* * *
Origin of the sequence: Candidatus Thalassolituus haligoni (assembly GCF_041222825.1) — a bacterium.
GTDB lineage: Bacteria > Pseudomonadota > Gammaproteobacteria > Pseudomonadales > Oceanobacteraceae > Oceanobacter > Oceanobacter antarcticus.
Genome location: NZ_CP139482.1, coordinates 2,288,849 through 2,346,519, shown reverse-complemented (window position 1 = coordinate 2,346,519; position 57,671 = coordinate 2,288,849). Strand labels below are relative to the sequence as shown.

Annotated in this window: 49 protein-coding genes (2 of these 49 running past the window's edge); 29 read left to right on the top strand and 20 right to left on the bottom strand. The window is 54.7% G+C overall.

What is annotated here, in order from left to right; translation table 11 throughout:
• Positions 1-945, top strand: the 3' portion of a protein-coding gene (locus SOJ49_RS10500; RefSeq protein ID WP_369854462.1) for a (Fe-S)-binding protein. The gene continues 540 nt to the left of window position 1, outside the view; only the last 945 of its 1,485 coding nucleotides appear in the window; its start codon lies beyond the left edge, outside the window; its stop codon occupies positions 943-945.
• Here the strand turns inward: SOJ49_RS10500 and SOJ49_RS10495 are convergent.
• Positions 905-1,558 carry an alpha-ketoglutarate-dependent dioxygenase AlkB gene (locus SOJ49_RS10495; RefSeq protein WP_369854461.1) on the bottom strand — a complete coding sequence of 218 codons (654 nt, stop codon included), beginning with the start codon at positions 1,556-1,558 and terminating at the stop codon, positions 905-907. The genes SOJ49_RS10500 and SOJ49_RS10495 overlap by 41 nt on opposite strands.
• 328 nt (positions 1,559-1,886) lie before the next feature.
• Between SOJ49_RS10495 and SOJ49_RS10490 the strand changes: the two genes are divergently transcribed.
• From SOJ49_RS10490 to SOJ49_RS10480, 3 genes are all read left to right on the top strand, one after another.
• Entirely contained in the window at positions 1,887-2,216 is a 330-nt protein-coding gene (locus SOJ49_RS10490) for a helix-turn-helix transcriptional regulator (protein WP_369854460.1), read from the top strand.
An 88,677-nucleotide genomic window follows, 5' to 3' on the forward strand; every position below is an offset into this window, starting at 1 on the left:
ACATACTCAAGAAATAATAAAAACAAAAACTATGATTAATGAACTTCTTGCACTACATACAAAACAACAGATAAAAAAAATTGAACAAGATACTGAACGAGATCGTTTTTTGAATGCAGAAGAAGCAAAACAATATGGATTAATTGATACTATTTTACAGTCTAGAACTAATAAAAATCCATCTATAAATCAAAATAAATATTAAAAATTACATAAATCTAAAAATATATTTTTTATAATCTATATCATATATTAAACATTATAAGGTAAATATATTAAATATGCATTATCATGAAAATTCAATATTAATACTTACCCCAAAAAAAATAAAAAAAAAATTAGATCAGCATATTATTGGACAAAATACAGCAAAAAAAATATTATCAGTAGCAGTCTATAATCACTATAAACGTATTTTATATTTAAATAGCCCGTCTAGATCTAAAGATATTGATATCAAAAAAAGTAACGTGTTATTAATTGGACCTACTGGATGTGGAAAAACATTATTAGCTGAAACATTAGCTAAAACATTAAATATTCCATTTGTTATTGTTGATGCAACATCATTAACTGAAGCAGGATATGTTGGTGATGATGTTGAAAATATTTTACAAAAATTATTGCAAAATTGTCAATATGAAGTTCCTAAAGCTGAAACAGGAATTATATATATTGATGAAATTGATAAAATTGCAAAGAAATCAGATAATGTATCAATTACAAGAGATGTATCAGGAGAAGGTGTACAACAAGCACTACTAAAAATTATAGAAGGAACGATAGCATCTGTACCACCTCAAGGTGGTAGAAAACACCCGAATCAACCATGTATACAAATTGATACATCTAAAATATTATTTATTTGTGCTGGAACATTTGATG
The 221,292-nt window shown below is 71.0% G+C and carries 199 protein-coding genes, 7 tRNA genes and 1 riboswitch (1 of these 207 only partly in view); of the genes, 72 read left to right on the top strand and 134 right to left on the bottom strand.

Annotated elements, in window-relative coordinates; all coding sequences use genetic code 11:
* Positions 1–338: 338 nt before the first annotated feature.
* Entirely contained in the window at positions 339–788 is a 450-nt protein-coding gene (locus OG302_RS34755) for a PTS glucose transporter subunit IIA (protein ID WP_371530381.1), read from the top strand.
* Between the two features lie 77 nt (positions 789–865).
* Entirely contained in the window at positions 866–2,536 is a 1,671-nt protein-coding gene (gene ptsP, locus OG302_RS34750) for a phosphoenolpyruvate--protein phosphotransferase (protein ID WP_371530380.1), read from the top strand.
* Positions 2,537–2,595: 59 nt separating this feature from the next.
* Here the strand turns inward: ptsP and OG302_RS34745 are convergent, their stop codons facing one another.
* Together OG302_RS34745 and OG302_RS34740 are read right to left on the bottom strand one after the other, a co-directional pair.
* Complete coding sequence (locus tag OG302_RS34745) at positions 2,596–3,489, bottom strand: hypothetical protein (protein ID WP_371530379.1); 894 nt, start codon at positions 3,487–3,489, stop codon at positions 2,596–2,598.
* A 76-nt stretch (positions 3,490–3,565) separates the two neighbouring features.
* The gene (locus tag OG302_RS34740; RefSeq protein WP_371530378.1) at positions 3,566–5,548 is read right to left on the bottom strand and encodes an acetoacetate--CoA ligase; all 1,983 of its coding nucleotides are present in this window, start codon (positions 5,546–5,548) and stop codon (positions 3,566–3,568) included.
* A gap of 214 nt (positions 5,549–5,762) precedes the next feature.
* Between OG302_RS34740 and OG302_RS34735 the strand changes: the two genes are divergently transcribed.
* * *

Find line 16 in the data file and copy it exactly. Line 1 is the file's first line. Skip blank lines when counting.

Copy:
Annotated elements, in window-relative coordinates; all coding sequences use genetic code 11: